Birdwatch: Fruits of the forest lure birds for winter from over the sea

Brambling.  Credit Michael Ashforth
Brambling. Credit Michael Ashforth
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THE FIRST bramblings are arriving back for the winter from Scandinavia and are being seen on bird feeders.

They are closely related to chaffinches, but orange or peachy underneath instead of pink and with brown plumage streaked with white.

In breeding plumage the males have striking black hoods and traces of this remain in winter. Another feature to look for is their white rumps in flight.

Numbers vary from year to year depending on the availability of tree seeds, or mast, in particular beech mast.

In the birch or conifer woods where they spend the summer bramblings feed on insects but in autumn they move south in search of tree mast. When this is plentiful on the Continent we see few bramblings here, as was the case last winter. This year a steady arrival of bramblings along the coast suggests a poor mast crop on the other side of the North Sea.

As the winter goes on bramblings can gather, sometimes in huge numbers, where mast is to be found. In winter 1952-1953 the biggest brambling flock ever recorded, an estimated 70million-strong, gathered in Switzerland, while in 1981 a flock of 150,000 were on Merseyside. Such large numbers are rare but some might be among any mixed flock of finches and buntings. Listen for their twanging nasal calls.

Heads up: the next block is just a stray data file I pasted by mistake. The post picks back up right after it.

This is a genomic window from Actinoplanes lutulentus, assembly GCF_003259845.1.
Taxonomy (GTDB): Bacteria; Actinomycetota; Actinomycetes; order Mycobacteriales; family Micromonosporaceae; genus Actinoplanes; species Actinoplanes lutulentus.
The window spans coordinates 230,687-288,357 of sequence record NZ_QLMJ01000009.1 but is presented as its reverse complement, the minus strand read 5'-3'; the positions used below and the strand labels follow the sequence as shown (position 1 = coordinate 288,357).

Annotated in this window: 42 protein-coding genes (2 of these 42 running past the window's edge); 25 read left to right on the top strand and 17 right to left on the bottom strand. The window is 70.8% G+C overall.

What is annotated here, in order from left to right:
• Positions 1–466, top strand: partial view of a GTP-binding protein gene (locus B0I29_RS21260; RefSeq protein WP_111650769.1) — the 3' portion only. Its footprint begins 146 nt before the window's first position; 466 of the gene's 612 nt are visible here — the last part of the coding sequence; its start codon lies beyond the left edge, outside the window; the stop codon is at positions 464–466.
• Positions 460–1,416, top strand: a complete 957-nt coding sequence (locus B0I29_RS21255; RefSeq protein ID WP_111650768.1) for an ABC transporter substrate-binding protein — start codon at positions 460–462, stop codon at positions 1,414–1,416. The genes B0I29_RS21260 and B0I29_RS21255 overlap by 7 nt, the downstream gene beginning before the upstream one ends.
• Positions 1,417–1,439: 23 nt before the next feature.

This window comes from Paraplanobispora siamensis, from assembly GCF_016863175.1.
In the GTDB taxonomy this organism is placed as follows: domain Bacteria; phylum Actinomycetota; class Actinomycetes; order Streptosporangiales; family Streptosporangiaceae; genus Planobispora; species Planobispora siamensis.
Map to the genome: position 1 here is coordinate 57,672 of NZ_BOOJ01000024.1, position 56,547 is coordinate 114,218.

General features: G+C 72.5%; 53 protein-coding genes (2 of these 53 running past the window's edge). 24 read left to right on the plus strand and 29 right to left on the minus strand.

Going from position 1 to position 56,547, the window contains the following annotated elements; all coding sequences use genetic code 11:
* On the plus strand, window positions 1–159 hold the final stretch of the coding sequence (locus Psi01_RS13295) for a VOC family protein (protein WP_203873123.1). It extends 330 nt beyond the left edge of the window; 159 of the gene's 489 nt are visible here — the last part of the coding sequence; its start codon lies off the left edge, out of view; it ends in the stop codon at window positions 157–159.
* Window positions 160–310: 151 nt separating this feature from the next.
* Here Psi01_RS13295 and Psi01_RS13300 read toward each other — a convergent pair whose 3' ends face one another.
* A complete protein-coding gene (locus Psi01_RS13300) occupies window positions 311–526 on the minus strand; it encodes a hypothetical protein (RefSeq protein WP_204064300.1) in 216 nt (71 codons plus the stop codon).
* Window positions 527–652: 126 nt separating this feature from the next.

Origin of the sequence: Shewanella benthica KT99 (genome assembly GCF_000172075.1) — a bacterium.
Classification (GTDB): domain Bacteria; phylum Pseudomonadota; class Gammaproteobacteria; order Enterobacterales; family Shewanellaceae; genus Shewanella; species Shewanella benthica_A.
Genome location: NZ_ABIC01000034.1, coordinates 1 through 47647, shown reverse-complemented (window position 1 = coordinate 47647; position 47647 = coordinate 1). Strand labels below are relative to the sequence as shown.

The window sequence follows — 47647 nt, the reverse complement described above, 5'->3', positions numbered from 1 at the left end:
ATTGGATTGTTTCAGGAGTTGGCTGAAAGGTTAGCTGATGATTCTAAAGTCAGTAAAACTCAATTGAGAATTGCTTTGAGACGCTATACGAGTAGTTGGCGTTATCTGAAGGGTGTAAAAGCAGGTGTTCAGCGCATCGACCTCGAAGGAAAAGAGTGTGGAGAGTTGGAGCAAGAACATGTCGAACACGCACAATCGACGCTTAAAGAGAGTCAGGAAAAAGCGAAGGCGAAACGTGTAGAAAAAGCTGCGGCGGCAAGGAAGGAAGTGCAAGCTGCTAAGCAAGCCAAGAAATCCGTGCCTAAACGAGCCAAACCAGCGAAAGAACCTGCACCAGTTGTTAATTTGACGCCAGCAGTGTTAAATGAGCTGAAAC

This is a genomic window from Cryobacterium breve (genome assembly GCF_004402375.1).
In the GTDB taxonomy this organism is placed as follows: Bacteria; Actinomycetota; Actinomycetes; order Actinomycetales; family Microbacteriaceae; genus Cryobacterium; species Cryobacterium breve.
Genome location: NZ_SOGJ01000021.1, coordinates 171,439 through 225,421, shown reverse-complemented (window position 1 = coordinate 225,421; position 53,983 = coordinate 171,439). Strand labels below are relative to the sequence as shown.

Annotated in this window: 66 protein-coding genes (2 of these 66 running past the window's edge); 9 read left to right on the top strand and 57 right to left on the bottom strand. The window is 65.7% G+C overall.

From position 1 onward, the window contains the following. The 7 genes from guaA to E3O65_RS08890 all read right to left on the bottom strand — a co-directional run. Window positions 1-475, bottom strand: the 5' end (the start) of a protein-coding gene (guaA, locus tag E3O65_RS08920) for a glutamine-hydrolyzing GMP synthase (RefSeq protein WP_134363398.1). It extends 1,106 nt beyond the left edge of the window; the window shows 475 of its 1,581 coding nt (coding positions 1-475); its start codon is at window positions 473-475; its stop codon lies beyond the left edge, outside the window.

More Pallas’s warblers were seen on the coast - one showed well around Canal Scrape car park at Spurn and others at Old Fall, Flamborough and Filey.

A Hume’s leaf warbler was in bushes below the lighthouse at Flamborough on Tuesday while yellow-browed warblers were at Kilnsea, Flamborough and Holmpton and inland at Hull and Mirfield, West Yorkshire.

A rare vagrant from eastern Europe, a juvenile pallid harrier, flew past the Warren at Spurn on Sunday and was later seen at Easington.

A ringtail hen harrier, the first of the winter, was seen at Blacktoft Sands with nine marsh harriers, while merlins, and barn and short-eared owls have also been seen there.

Short-eared owls continued to arrive and more can be expected in November, many moving further inland to establish roosts.

Three Richard’s pipits have been on the coast, two in fields at Long Nab, Burniston and one at Hayburn Wyke where a Richard’s pipit spent the winter last year. Another flew over the canal area at Spurn on Tuesday.

The first water pipit of the winter was back at Swillington Ings, Leeds.

Two snow buntings were at Long Nab and others at Filey and Easington and two inland at Broxa Forest. Lapland buntings were seen at Hunmanby Gap, Filey and Buckton.

Five black redstarts and a firecrest were among others sighted at Spurn and other black redstarts were seen at Filey, Flamborough and Scarborough.

More whooper swans and pink-footed geese have been reported, and tundra bean geese were at the Watton reserve and North Cave wetland, East Yorkshire and two European white-fronted geese on Goole Moors.